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one reason or another—work commitments, family schedules or school vacations—our foursome splits up at least once a year when traveling. That means it’s
me and the kids or my husband and the kids. He’s traditionally taken them to
Florida in February to meet up with his parents and his sister’s family; I take
them camping and on various jaunts with other mothers and their kids. It works
out well. The trip gives one of us a break, time to catch up on work, start (and
finish!) a home project, and go to the movies or on extra long hikes with friends.
on one of those trips right now, but this time not with another mom and kids.
I’m in Ohio with my parents, in the two-bedroom apartment they own and visit
every summer. My husband is back at home, having the solitary time of his life.
We have moments of missing him, but mostly we just slip into our minus-dad modus operandus, meaning mom’s in
charge, meals get creative and, when we get home, we all appreciate the other
parent a little bit more.
you break it down, this is what’s better about the missing spouse:
1. There’s one fewer mouth to feed. Anytime is snack time when traveling—chips are out in the car, or on the plane, and god only knows how many everyone’s had. And that means no one’s ever hungry at the same time. With dad, we have dinner; We pick a place, all order off the menu and whatever’s not eaten gets taken back to the minibar in a styrofoam container. Without dad, crackers, cheese, an apple and a pouch of nuts can pass for dinner.
2. There’s a little less sticker shock. Of course we’d rather have dad there than save money. But—no offense—he does require a separate ferry ticket, museum admission, bottles of water, hotel breakfast and plane fare.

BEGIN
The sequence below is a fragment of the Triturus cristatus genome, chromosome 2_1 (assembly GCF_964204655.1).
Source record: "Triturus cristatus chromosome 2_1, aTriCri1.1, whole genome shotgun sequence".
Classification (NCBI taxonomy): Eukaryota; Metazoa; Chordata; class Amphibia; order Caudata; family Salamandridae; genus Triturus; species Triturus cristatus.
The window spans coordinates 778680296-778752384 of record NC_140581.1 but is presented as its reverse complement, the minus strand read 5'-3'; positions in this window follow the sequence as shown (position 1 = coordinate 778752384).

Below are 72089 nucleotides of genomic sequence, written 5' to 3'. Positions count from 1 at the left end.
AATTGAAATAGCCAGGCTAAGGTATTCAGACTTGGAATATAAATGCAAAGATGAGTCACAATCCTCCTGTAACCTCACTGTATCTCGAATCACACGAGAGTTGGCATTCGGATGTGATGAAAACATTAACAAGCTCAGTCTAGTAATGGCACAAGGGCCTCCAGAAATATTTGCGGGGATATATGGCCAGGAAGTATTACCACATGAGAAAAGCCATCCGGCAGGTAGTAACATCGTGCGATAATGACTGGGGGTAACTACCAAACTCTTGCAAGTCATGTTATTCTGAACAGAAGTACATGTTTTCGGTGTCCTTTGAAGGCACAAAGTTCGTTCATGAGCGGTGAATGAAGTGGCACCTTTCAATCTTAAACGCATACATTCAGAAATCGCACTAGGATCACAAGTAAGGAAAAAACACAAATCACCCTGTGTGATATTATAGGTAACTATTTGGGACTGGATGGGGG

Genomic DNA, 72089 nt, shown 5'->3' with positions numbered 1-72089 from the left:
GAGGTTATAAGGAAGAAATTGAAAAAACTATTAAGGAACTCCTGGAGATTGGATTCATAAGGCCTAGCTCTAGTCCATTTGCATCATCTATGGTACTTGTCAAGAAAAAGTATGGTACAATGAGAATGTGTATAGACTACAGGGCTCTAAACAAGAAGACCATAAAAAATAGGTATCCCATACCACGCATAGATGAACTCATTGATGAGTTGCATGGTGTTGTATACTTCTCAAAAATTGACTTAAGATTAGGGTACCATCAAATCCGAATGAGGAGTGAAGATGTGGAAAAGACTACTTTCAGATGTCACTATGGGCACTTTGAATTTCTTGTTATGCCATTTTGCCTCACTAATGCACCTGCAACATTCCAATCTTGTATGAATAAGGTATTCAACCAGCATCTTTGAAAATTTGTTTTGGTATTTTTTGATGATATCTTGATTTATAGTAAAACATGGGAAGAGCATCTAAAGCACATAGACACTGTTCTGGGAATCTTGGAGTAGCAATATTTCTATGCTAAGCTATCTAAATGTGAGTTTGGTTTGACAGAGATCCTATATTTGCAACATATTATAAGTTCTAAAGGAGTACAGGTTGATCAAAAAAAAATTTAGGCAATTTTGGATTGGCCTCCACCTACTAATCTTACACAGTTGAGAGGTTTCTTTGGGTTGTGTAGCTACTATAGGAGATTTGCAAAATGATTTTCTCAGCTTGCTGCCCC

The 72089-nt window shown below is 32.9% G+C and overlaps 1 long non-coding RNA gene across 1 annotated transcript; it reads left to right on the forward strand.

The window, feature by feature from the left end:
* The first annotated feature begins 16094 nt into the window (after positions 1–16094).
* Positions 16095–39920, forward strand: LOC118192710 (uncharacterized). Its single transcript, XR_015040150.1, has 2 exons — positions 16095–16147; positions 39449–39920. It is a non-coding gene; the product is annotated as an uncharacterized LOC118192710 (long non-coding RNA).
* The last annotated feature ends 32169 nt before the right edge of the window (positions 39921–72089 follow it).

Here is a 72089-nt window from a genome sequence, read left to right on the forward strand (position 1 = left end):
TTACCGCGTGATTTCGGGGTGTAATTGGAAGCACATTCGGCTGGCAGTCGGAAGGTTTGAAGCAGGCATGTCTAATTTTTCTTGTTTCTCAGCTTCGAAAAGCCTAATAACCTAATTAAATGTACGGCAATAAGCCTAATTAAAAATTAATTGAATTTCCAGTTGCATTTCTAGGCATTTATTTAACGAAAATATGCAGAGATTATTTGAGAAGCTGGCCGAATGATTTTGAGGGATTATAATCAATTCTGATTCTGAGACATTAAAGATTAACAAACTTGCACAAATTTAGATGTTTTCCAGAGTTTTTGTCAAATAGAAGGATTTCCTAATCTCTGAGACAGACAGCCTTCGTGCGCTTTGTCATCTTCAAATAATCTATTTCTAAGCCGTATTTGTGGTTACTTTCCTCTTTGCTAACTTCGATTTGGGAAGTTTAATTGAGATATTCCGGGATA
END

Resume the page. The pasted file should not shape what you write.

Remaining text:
3. You won’t resent your spouse for sleeping on the plane. Or not doing the dishes at your parents’ house, or coming down late for breakfast, or staying up late. And if you do resent him for not being there at all, it’s gone and dissipated by the time you can say anything. Just try not to text during those resentful moments.
4. If you’re visiting your family, you won’t have to worry about your spouse being driven crazy by them. Or they being passively, or not-so-passively, being driven crazy by him. All that dysfunction we grew up with? When it’s just us and our malleable children, it’s easy to fold right back into it—seamlessly, effortlessly. With a spouse there to reflect it back, provide running commentary on every quirk and at times complain, what’s the point? How is it a vacation if you have to confront reality?
5. You don’t have to figure out a ride to the airport. The importance of this cannot be overstated. Either you must shell out an exorbitant amount of money for a car service or cab, or you need to ask a friend to drive you to the airport—often at an inconvenient hour—with the obligation of needing to return the favor. Thumbs down on that!
6. You don’t have to get someone to bring in the mail, feed the cats or water the plants. Ditto the above, but throw in a mean cat and you feel terrible asking. Put your dog in sleepaway camp? Cha-ching! Add that to your total vacation bill.
7. Everyone takes pity on you (in a good way). Strangers rush to help with luggage, don’t flinch when you want to switch seats, and often let you cut in line when boarding, at the bathroom or getting on the shuttle. If you’re visiting family without a spouse, they’ll happily take the kids for an afternoon to “give you time to yourself,” which can translate to shopping or reading. If your husband were there, all bets would be off. You'd have to wait for that latte, board last and kiss nap time goodbye.